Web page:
When Laleh Khorramian talks about the creation of her work, she describes the process almost as if she is a bystander.
Bright, colourful and bold, the figures that populate her artworks are like characters in a story. In the case of her latest show, at the The Third Line gallery in Dubai, the tale is more like a sci-fi novel, considering the features of these characters: oversized heads, pointed ears, multiple limbs.
“My characters devise themselves,” says Khorramian. “They come from a different place and in this case, I am presenting them in their own world.”
That world is strange, simultaneously ancient and futuristic — and walking into the exhibition is like entering another dimension.
On the wall are several monotype prints from a series Khorramian calls Aliens. They are made by putting paint and other materials, such as rock and stones, onto glass and then making a print.
Made with black paint, the portraits look charred and skeletal. The results were so surprising to the artist that she cried for two days.
“I thought they were self portraits and they were so ugly that I was scared that this is what was in my subconscious,” she says.
“After a few days, I wondered whether they are actually very beautiful and it is just my perception that sees them as ugly.”
The other pieces in the exhibition are much larger portraits made from collage, which are genderless and raceless. Khorramian calls them Guardians.
In the centre of the exhibition are several larger-than-life kimono fabrics, set up on stands so that they represent headless figures. They are arranged in a loose circle, almost as if they are taking part in an ancient ritual.
The whole show is oddly intriguing and perplexing. It seems to have been executed freely, without too much conscious thinking, as a way of representing our own, at times bizarre, existence.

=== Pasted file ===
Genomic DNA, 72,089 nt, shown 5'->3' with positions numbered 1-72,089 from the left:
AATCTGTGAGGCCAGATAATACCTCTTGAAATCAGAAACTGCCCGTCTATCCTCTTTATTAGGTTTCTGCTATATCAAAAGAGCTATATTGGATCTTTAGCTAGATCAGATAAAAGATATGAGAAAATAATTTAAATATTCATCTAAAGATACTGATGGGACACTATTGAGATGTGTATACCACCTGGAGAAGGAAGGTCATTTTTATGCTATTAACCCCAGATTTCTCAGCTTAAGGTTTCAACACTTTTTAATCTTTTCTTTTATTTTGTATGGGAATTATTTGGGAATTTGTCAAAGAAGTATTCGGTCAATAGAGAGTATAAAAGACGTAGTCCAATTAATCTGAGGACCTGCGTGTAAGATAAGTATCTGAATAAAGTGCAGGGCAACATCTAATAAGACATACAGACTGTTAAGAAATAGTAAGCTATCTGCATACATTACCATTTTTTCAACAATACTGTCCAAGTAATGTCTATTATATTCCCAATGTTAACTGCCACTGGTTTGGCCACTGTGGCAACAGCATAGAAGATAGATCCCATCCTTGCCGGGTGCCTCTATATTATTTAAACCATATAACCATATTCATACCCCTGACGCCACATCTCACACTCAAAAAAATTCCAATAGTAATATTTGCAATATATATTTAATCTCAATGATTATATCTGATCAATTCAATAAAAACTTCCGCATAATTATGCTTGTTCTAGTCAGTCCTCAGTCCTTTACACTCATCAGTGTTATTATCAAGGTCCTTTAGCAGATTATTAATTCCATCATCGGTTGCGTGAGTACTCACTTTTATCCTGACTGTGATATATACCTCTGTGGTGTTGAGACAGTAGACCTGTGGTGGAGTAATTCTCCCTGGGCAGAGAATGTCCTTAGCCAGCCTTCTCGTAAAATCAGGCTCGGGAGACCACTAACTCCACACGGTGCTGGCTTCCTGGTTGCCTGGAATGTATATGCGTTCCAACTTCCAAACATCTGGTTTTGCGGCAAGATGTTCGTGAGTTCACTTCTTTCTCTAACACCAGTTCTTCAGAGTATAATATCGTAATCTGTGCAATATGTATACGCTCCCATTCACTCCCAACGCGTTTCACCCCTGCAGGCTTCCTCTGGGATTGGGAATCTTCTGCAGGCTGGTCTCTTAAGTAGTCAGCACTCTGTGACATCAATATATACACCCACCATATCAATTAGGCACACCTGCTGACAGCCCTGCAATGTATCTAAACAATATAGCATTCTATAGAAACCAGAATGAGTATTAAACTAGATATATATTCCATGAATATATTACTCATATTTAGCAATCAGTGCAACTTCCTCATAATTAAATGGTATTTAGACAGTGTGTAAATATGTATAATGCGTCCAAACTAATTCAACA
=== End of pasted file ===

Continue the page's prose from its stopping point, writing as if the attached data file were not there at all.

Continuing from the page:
“I think in a way it is all about reflecting the absurdity of the human condition,” says Khorramian. “We all go through insecurities, we all go through being afraid of our demons and fear of failure and, for me, these figures are alive and they are open to interpretation.”
The show is titled Saturns Neckless. This is not a spelling mistake but a deliberate attempt to bring a touch of humour to the show.
“It is a play on words that is somehow evocative of the headless figures in my show but also light-hearted,” says Khorramian. “I didn’t want a heavy, meaningful title as we have enough of that in our daily lives. This is also supposed to be fun and free.”
Also on display are pieces on which Khorramian collaborated with Lisbon-based artist Mumtazz. They are bodysuits that take inspiration from ancient armature. Again, they seem to evoke another realm.
“The artist is a visionary creature in society and is connected to something beyond the earth itself,” says Khorramian. “Perhaps, this is where my characters belong.”
• Laleh Khorramian’s Saturns Neckless is at The Third Line until December 10. For more details, visit www.thethirdline.com